One interesting thing about earnings updates for biotechs is that their stocks can jump even when there aren't any positive earnings in the update. That's what happened for three biotechs this week.
Strongbridge Biopharma (SBBP), Endo International plc (ENDP -3.18%), and Ziopharm Oncology (TCRT 5.33%) saw their share prices soar by 27% or more over the last several days after the companies provided second-quarter updates. Here's what was in those updates that caused the stocks to move -- and whether or not any of these biotechs are buys now.
1. Strongbridge Biopharma: Pushing forward with its Cushing's drug
Shares of Strongbridge Biopharma skyrocketed 32% higher this week. The big catalyst for the biotech was its announcement on Wednesday of positive clinical results for endogenous Cushing's syndrome drug Recorlev. Strongbridge's management also highlighted those results in its Q2 update on the same day.
The company reported that Recorlev met the primary endpoint of the phase 3 clinical study evaluating the drug in treating endogenous Cushing's syndrome, a rare disease caused by chronic elevated cortisol exposure. Thirty percent of patients receiving Recorlev achieved normalization of mean urinary free cortisol (UFC) after six months of treatment without a dose increase of the drug. In addition, statistically significant improvement in patients taking Recorlev was seen in several cardiovascular risk measures.
Strongbridge's results were impressive enough that the company thinks that it might be able to win accelerated approval from the U.S. Food and Drug Administration (FDA). The biotech also plans to seek regulatory approvals for Recorlev in other countries.
2. Endo International: Adding more oomph to a great year
Endo International was another big winner this week. The biotech's share price increased 28%, thanks primarily to Endo's announcement of its second-quarter results on Wednesday. Endo was already having a great year in 2018, with the stock gaining 57% prior to this week. That's a marked improvement from the huge drops in its share price in the previous two years.
It's not that Endo's Q2 results were all that spectacular, however. Endo reported that its revenue fell 18% year over year, to $715 million. The company also posted a net loss of $52 million, or $0.23 per share. Investors were encouraged, though, that Endo's adjusted earnings per share (EPS) of $0.76 handily beat analysts' expectations of $0.54 per share.
The best news for Endo was that the company raised its full-year 2018 guidance. Endo now expects 2018 revenue of between $2.75 billion and $2.85 billion, up from its previous projection of revenue between $2.6 billion and $2.8 billion. The company is looking for full-year adjusted EPS between $2.50 and $2.60 compared to its previous outlook of $2.15 to $2.55.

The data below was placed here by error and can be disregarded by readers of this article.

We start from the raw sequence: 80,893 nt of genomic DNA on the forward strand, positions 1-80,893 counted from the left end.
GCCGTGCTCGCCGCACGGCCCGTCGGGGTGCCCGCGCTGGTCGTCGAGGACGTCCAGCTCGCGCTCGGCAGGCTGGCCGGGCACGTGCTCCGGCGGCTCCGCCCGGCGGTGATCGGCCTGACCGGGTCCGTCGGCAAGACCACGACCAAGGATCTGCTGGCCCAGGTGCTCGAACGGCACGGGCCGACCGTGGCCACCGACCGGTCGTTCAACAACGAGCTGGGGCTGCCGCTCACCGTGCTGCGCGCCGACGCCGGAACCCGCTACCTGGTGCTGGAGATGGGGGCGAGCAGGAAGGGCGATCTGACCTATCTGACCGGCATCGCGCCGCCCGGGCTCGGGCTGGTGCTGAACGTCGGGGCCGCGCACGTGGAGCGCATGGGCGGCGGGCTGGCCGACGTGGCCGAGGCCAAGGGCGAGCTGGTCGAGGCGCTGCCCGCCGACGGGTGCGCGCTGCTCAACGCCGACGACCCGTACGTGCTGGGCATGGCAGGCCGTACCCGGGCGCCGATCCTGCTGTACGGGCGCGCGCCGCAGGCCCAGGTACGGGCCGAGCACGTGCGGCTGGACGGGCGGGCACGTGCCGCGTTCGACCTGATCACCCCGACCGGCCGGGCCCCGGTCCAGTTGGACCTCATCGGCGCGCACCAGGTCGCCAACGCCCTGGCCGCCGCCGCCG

3. Ziopharm Oncology: Musical chairs and a pipeline update
Ziopharm Oncology stock jumped 27% this week. The biotech's shares began to move on Tuesday after Ziopharm announced upcoming changes to its board of directors. Momentum continued on the next day following the company's Q2 results update.
Investors seemed to like Ziopharm's game of musical chairs with its board. Two long-term board members, Sir Murray Brennan and Sen. Wyche Fowler, are stepping down when their terms expire on Sept. 18, 2018. Doug Pagan and Elan Ezickson are being nominated to take their places. Pagan and Ezickson have solid experience in leading biotech companies.
Ziopharm's Q2 update didn't contain any real surprises. The company's net loss of $0.12 per share was in line with Wall Street estimates. Ziopharm's management said, though, that they hope to resume trials of its CD19-targeted chimeric antigen receptor T cell (CAR-T) therapy by the end of 2018, pending resolution of questions that led the FDA to place a clinical hold on the program.
Are they buys?
Stonebridge could have a winner with Recorlev. However, assuming the drug wins approval, I think the jury is still out on how well it will compete against Corcept Therapeutics' Korlym. Corcept also has another promising Cushing's syndrome candidate, relacorilant, which should enter phase 3 clinical testing later this year.
My concern with Endo is that it's in debt -- heavily. The company has a net debt of $7.2 billion. It expects to spend close to $540 million this year just on interest, more than double what the biotech will invest in research and development. My preference is to wait for Endo to deliver consistent growth and pay down its huge debt for a while before considering buying this stock.
The main problem for Ziopharm is cash. Although the biotech has enough money to fund operations into Q2 of next year, I expect that Ziopharm isn't too far away from from another stock offering that would likely hammer its stock price.
The bottom line, in my view, is that none of these three high-flying biotech stocks are great picks at this point. There are plenty of other stocks with stronger growth prospects and less murky outlooks that investors can buy.